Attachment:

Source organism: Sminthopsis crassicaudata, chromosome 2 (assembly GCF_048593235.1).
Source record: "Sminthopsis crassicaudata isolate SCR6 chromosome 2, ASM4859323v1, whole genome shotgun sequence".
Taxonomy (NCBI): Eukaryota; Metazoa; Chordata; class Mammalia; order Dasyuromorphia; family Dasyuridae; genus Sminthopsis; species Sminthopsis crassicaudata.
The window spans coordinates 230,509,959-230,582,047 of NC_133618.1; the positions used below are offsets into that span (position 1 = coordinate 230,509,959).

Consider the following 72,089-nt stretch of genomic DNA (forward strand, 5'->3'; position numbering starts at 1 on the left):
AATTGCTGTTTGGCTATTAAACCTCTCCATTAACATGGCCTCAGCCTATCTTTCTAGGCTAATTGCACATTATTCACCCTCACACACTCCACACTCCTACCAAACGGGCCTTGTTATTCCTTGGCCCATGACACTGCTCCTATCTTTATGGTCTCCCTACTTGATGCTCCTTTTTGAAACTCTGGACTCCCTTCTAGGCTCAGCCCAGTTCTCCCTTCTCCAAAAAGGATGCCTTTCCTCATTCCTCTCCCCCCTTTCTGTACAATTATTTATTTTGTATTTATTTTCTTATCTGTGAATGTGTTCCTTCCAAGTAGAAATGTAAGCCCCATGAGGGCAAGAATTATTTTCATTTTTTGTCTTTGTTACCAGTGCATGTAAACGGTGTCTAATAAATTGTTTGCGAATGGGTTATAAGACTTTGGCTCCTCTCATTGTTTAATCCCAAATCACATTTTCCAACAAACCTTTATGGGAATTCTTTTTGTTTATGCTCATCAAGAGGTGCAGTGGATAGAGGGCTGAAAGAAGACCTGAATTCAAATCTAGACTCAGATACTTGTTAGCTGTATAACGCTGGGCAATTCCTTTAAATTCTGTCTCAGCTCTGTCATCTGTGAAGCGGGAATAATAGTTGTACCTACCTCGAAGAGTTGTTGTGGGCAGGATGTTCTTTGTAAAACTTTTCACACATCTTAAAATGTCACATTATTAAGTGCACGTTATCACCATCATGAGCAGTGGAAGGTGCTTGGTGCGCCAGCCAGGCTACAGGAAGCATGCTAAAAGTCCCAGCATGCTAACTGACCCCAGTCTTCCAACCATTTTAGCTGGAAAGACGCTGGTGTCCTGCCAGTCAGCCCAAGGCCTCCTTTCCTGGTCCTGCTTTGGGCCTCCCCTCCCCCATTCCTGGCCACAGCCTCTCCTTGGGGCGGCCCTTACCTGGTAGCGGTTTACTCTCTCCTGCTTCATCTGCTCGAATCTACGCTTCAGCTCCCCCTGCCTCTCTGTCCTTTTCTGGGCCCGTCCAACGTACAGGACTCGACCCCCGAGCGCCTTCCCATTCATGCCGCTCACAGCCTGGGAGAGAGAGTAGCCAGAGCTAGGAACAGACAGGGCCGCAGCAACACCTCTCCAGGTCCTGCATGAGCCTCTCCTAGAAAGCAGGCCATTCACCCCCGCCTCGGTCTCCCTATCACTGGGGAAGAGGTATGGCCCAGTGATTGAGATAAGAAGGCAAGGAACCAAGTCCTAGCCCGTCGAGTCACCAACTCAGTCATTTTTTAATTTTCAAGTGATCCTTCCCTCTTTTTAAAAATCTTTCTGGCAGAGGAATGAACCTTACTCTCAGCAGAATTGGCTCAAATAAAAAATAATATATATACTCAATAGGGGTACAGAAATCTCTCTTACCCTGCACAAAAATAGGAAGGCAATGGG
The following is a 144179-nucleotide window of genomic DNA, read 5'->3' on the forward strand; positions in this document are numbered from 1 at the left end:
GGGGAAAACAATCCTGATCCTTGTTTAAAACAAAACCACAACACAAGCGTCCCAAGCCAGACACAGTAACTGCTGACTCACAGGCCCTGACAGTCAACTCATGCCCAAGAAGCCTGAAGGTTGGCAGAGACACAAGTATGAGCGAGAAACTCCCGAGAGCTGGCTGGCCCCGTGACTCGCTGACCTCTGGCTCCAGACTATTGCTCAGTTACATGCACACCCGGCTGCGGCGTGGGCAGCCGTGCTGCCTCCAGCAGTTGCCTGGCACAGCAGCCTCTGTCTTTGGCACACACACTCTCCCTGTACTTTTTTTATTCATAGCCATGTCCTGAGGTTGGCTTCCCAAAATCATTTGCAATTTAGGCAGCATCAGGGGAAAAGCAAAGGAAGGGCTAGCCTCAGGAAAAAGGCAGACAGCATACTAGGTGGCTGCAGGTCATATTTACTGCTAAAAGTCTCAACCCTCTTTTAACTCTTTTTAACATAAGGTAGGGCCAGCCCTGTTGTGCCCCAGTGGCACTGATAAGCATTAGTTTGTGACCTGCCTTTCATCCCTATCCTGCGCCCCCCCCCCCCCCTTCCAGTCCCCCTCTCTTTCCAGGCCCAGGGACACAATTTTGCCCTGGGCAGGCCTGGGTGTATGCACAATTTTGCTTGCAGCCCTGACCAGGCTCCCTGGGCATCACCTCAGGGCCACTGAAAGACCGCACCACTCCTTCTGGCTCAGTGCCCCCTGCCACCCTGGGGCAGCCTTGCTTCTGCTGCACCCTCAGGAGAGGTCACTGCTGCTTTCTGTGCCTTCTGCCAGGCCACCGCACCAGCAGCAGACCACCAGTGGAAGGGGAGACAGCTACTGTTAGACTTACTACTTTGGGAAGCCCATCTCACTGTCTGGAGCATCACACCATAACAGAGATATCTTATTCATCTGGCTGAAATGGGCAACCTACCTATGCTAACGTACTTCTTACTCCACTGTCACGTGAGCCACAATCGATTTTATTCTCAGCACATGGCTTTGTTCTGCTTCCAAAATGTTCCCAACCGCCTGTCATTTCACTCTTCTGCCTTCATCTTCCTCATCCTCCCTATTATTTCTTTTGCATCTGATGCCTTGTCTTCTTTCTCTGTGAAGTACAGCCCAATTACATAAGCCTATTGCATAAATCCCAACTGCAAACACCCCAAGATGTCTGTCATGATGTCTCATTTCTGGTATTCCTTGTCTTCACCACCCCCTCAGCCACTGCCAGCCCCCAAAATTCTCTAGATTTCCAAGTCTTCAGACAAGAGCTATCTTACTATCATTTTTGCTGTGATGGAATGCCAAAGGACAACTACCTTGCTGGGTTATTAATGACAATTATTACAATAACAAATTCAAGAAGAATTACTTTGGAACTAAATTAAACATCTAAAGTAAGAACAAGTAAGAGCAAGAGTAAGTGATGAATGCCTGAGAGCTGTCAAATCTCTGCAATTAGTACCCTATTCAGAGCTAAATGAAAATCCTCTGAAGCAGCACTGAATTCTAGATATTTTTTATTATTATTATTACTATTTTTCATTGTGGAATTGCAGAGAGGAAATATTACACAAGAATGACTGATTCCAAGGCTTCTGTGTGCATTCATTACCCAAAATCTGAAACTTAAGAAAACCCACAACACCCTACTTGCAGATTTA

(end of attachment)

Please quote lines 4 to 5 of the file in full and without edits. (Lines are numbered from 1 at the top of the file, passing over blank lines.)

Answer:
The window spans coordinates 230,509,959-230,582,047 of NC_133618.1; the positions used below are offsets into that span (position 1 = coordinate 230,509,959).

Consider the following 72,089-nt stretch of genomic DNA (forward strand, 5'->3'; position numbering starts at 1 on the left):